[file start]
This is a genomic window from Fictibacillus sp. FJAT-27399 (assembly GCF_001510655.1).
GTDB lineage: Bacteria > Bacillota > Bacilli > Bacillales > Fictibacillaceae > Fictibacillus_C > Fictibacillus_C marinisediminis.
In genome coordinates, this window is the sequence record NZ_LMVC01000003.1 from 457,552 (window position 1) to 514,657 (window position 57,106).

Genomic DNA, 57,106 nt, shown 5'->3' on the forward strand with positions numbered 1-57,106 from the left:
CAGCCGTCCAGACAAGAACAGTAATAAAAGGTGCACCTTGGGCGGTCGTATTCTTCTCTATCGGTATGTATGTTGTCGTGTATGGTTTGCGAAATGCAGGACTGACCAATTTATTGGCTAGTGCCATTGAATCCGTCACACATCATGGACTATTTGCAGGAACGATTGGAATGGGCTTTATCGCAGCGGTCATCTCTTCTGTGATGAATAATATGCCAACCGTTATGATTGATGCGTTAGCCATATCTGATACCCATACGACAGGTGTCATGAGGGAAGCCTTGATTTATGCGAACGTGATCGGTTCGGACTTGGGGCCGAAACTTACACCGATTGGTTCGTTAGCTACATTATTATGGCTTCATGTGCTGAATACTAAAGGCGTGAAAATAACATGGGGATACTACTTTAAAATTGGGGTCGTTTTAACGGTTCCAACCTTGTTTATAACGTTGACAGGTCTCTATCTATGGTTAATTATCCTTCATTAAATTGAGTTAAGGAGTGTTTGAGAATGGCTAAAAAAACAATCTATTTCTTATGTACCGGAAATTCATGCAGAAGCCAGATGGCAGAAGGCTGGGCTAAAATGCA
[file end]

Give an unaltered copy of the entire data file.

This is a genomic window from Fictibacillus sp. FJAT-27399 (assembly GCF_001510655.1).
GTDB lineage: Bacteria > Bacillota > Bacilli > Bacillales > Fictibacillaceae > Fictibacillus_C > Fictibacillus_C marinisediminis.
In genome coordinates, this window is the sequence record NZ_LMVC01000003.1 from 457,552 (window position 1) to 514,657 (window position 57,106).

Genomic DNA, 57,106 nt, shown 5'->3' on the forward strand with positions numbered 1-57,106 from the left:
CAGCCGTCCAGACAAGAACAGTAATAAAAGGTGCACCTTGGGCGGTCGTATTCTTCTCTATCGGTATGTATGTTGTCGTGTATGGTTTGCGAAATGCAGGACTGACCAATTTATTGGCTAGTGCCATTGAATCCGTCACACATCATGGACTATTTGCAGGAACGATTGGAATGGGCTTTATCGCAGCGGTCATCTCTTCTGTGATGAATAATATGCCAACCGTTATGATTGATGCGTTAGCCATATCTGATACCCATACGACAGGTGTCATGAGGGAAGCCTTGATTTATGCGAACGTGATCGGTTCGGACTTGGGGCCGAAACTTACACCGATTGGTTCGTTAGCTACATTATTATGGCTTCATGTGCTGAATACTAAAGGCGTGAAAATAACATGGGGATACTACTTTAAAATTGGGGTCGTTTTAACGGTTCCAACCTTGTTTATAACGTTGACAGGTCTCTATCTATGGTTAATTATCCTTCATTAAATTGAGTTAAGGAGTGTTTGAGAATGGCTAAAAAAACAATCTATTTCTTATGTACCGGAAATTCATGCAGAAGCCAGATGGCAGAAGGCTGGGCTAAAATGCA